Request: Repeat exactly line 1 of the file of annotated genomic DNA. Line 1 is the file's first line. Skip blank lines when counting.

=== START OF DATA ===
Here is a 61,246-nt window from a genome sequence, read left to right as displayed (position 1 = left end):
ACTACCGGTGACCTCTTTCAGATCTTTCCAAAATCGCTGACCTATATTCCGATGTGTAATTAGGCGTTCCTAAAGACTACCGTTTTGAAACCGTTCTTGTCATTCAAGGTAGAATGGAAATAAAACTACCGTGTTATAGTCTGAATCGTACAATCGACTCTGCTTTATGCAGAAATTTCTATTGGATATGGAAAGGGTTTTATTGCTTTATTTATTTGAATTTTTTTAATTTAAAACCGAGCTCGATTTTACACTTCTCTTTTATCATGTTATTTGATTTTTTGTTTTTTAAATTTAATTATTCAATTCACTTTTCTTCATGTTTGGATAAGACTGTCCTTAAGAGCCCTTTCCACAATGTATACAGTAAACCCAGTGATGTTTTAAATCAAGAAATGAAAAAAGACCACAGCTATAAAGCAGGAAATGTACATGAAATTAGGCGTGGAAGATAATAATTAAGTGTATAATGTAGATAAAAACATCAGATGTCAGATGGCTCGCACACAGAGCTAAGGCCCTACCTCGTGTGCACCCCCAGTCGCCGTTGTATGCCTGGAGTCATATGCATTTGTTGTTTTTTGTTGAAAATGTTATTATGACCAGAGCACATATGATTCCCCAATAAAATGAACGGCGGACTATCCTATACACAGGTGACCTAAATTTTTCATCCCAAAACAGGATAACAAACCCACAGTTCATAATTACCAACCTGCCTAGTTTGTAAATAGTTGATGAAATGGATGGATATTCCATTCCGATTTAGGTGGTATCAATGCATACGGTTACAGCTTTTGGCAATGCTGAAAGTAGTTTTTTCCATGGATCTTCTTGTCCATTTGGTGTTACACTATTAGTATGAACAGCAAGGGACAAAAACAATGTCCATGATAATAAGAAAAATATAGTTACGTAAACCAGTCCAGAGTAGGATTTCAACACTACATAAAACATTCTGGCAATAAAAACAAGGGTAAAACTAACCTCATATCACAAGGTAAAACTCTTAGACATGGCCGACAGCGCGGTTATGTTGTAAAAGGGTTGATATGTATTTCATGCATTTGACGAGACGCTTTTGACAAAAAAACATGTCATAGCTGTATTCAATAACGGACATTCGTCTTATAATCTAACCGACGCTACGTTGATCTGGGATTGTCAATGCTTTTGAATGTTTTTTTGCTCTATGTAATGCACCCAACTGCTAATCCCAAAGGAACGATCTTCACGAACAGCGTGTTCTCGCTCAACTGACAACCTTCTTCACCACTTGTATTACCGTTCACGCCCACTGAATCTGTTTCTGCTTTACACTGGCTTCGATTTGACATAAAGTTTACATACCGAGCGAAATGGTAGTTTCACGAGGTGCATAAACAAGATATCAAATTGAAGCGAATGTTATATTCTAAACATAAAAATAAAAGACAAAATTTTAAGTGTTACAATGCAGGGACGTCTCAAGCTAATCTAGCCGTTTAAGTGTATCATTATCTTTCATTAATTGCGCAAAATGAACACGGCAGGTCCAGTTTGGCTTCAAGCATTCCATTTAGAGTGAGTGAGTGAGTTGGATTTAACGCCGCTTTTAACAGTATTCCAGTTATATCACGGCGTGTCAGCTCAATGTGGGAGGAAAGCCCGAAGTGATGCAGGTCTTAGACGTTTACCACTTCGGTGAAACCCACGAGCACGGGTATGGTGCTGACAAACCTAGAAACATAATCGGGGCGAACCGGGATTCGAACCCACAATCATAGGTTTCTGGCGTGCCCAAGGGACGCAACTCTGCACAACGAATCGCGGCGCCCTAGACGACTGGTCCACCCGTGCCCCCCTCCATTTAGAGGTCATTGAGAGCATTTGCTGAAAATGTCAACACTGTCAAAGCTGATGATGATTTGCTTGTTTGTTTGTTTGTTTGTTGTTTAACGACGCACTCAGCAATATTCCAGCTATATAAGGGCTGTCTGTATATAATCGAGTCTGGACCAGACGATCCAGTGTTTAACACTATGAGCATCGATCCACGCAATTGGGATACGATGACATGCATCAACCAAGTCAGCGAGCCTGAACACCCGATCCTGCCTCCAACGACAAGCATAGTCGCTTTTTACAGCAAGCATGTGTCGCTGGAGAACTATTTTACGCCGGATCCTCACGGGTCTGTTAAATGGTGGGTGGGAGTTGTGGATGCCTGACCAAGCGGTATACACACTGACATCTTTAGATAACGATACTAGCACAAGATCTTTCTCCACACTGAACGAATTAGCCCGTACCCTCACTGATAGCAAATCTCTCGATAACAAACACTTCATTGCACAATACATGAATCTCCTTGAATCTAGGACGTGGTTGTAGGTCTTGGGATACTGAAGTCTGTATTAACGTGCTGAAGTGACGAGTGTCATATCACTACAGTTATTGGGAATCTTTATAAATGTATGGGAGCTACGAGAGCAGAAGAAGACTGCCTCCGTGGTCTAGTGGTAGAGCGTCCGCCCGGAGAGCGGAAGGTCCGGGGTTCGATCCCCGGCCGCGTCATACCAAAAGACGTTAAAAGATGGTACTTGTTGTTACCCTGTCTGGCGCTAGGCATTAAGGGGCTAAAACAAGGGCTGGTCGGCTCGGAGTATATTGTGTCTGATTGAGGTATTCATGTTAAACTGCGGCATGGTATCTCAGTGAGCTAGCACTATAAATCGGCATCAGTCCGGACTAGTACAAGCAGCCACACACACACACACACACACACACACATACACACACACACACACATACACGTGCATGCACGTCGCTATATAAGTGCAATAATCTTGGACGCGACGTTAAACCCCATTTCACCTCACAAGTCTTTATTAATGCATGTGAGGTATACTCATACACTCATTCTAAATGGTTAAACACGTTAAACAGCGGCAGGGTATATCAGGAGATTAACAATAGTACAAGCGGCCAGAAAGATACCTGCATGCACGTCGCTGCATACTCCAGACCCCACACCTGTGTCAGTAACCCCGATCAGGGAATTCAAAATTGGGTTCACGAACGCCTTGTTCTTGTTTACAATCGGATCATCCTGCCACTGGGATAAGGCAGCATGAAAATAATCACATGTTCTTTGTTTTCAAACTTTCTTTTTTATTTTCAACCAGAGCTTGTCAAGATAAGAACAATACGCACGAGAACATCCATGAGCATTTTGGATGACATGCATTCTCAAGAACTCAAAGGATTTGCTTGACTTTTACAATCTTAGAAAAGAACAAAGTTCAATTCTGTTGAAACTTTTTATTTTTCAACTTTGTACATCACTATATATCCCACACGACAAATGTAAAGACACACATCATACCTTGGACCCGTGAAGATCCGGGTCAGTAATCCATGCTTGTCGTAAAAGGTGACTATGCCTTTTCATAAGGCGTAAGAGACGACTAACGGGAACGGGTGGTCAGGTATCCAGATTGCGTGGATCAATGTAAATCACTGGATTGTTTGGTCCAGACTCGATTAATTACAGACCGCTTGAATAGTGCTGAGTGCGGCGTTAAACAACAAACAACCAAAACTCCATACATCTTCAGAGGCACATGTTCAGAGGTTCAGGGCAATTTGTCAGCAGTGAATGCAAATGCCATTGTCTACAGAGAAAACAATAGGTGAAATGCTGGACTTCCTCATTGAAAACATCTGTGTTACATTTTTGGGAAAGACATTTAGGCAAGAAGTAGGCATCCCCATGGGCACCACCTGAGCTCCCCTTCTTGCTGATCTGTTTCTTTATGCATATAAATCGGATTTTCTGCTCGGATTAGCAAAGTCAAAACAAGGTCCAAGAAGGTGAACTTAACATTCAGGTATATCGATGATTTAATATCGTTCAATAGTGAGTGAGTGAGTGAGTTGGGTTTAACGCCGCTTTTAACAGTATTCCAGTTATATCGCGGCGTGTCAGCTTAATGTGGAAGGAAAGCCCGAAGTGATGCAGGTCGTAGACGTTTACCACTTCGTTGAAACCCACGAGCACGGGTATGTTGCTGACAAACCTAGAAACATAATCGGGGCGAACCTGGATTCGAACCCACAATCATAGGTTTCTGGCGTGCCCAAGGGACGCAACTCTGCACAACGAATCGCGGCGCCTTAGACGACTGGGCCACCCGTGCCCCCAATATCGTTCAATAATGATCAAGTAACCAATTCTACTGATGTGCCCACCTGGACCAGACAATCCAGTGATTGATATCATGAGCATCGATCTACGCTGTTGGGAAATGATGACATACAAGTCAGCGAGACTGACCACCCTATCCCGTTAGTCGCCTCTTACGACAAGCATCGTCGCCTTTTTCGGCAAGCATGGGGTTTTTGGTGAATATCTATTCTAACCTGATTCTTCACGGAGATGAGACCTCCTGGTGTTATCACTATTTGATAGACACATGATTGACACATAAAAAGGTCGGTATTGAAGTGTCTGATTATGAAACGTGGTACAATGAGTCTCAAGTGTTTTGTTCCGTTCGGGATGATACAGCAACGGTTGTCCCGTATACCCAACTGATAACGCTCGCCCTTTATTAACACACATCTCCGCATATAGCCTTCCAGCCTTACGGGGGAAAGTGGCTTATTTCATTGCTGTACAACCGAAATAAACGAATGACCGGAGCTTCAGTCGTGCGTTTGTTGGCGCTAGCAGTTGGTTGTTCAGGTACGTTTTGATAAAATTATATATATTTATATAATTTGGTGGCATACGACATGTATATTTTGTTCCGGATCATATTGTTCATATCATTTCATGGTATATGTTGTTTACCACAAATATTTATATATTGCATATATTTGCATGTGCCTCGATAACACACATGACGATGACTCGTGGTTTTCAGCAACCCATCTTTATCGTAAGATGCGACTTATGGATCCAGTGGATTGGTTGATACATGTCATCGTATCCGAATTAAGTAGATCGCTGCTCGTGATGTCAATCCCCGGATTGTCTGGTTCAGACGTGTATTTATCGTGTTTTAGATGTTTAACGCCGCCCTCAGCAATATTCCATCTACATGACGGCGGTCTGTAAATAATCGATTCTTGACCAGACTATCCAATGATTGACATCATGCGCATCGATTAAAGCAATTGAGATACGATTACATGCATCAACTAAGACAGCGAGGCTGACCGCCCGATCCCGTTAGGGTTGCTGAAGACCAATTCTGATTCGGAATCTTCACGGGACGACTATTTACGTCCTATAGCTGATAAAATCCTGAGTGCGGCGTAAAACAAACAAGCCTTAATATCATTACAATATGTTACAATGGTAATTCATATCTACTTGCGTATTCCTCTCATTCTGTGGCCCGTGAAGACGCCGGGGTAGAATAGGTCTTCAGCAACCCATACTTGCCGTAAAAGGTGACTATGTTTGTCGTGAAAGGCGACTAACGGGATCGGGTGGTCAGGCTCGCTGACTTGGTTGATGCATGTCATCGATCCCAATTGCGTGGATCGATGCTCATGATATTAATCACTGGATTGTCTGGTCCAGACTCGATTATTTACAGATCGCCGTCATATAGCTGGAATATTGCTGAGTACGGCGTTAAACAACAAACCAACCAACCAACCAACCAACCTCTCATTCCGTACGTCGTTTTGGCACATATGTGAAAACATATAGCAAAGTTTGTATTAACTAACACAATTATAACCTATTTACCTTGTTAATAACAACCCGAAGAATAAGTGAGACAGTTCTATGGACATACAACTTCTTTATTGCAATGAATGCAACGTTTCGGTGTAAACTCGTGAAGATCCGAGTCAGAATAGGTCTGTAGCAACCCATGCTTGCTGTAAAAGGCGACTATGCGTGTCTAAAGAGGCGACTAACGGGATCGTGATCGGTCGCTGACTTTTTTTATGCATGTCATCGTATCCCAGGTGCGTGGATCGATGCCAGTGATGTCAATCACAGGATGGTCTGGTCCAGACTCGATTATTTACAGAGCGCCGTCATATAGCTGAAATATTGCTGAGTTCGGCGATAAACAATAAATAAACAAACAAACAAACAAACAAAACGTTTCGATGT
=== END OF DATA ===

Here is a 61,246-nt window from a genome sequence, read left to right as displayed (position 1 = left end):